Don't know that I'd hold out too much for the ACA working. Some of the functional bits will likely be patched up, but the deeper systemic problems likely can't be by then. Even if adaptations get made relatively quickly, it takes a while for software to get changed, insurance companies to catch up, and so forth. Nine months really isn't a ton of time to turn a massive program around.

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Re: ACA in Kentucky

Postby morriswalters » Mon Dec 02, 2013 9:10 pm UTC

You may be right, however I will use the old fashioned method of time travel and find out. I have been surprised before.

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Re: ACA in Kenucky

Postby Arariel » Wed Jan 08, 2014 5:34 am UTC

Belial wrote:
sardia wrote:The hard part is making sure government does it better than private markets


In almost all cases, insurance that exists is better than insurance that does not exist. If the private markets weren't covering these folks, and the government is, then by definition they're doing it better than the private markets.


Hm.

USA Today wrote:That's because extensive research indicates that Medicaid recipients actually do worse than people without any insurance at all. A University of Virginia study found that Medicaid patients hospitalized for major surgery were actually 13% more likely to die in the hospital than those without any health insurance. Likewise, the National Cancer Institute found that late-stage prostate cancer, late-stage breast cancer, and late-stage melanoma were actually much more common in Medicaid recipients than in the uninsured. And a Johns Hopkins study of patients receiving lung transplants found that Medicaid patients were 29% more likely to die within three years.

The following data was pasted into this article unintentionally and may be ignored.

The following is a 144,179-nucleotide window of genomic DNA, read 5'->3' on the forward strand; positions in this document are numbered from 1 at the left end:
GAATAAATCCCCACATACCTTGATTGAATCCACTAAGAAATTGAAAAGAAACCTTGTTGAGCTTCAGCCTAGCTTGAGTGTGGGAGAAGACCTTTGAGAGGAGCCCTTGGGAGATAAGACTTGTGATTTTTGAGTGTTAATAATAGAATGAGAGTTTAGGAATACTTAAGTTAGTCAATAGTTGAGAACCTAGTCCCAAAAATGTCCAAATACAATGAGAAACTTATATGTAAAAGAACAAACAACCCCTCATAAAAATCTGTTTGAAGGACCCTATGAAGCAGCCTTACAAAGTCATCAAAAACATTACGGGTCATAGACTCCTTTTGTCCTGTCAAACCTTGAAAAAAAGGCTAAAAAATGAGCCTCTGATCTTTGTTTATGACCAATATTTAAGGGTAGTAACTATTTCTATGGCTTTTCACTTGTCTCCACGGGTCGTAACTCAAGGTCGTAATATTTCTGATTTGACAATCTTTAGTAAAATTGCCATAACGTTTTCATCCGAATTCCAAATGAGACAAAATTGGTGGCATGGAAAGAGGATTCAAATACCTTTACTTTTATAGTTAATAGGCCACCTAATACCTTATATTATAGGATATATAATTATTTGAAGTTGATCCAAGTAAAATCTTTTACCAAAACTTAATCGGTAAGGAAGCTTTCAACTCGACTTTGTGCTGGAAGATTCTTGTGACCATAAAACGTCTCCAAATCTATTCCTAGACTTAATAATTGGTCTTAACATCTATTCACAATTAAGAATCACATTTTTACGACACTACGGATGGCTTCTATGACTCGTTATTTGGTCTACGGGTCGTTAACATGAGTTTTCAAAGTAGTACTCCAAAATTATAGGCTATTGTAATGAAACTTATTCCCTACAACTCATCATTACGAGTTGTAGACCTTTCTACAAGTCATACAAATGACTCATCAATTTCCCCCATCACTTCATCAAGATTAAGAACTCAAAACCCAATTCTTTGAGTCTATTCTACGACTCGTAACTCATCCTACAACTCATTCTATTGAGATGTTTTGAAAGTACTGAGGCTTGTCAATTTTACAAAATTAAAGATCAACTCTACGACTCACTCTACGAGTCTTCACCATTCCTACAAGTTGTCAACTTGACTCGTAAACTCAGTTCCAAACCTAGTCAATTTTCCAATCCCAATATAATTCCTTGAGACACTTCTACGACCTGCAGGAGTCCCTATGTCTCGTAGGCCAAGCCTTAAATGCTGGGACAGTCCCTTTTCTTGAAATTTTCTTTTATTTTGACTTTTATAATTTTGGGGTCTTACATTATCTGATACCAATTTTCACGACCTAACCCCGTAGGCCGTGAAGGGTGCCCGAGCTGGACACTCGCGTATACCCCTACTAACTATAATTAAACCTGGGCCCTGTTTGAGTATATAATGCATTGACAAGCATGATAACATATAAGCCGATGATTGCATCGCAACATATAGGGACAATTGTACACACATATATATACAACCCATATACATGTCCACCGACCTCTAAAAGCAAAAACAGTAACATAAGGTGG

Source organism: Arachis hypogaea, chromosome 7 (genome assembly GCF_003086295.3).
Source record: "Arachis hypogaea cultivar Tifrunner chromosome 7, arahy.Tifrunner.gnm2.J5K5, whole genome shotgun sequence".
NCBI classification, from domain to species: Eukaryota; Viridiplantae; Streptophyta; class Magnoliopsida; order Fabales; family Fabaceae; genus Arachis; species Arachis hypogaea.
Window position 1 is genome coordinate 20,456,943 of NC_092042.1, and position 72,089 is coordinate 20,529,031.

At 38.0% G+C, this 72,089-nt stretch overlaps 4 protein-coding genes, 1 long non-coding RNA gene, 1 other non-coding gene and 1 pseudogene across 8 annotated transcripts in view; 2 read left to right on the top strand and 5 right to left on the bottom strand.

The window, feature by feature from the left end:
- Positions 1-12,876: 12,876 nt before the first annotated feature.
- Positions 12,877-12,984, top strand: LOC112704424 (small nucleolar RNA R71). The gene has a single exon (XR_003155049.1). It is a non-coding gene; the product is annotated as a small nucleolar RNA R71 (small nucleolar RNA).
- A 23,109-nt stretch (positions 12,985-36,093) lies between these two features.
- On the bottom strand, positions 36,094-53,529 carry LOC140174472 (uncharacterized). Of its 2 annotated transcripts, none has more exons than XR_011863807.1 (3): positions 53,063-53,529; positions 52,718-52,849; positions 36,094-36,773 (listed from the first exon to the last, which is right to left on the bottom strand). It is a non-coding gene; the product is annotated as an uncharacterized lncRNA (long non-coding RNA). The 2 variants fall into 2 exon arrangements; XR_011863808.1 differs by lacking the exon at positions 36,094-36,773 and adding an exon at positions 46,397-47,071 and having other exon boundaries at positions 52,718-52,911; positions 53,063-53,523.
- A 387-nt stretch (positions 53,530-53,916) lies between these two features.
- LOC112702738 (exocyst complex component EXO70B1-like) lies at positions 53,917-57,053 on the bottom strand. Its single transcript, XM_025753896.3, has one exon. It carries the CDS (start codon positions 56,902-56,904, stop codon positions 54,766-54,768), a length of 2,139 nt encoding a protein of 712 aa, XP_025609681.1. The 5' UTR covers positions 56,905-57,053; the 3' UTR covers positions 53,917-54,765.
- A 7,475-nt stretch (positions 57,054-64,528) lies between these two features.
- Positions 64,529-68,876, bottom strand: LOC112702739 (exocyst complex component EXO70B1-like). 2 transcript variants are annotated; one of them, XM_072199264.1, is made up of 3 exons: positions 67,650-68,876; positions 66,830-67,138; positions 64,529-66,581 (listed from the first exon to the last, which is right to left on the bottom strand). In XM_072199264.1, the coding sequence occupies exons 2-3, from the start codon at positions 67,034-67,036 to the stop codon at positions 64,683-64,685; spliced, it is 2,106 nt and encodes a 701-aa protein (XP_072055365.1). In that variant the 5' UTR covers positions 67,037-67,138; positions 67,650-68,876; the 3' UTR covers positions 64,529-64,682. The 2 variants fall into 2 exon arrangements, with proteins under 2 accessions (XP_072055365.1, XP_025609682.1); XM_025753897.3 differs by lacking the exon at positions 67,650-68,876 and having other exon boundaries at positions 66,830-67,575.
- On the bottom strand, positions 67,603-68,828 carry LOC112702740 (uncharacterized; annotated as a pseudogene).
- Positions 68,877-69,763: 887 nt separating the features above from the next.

What's more, a University of Pennsylvania study (published in the journal Cancer) found that colon cancer patients with Medicaid had a higher mortality rate than uninsured patients, and a higher rate of surgical complications. And these findings hold up even when you correct for age and socioeconomic status.

Why Medicaid recipients do worse isn't entirely clear, but it's likely because the best doctors seldom accept Medicaid, leaving patients with subpar physicians. In addition, Roy opens with the story of Deamonte Driver, a seventh grader with a tooth abscess who wound up dying when it turned into a brain infection, after being shuffled from doctor to doctor for weeks. Uninsured patients probably go straight to the Emergency Room or to a free clinic, while Medicaid recipients may waste precious days, weeks, or months trying to navigate the bureaucracy.

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Re: ACA in Kentucky

Postby morriswalters » Wed Jan 08, 2014 1:06 pm UTC

Well, the article may well be true. However no one did anything before Obama. Whatever the failings of ACA, the desire to do something isn't it. Consider this quote from the The Medicaid Mess: How The Affordable Care Act Makes It Worse by Avik Roy, Senior Fellow, Manhattan Institute. Cited by the article.
They then examined three measurements of surgical outcome quality: the rate of in-hospital mortality; average length of stay in the hospital (longer stays in the hospital are a marker of poorer outcomes); and total costs.

The in-hospital death rate for surgical patients with private insurance was 1.3 percent. Medicare, uninsured, and Medicaid patients were 54 percent, 74 percent, and 97 percent, respectively, more likely to die than those with private insurance.
Rather than stating the rates for all he states the rates for the insured and gives the rest as percentages of the rates of the insured, the numbers sound more dire than they are rather than 2.02,2.262,2.561 as rates.

The average length of stay in the hospital was 7.38 days for those with private insurance; on an adjusted basis, those with Medicare stayed 19 percent longer; the uninsured stayed 5 percent shorter; and those with Medicaid stayed 42 percent longer.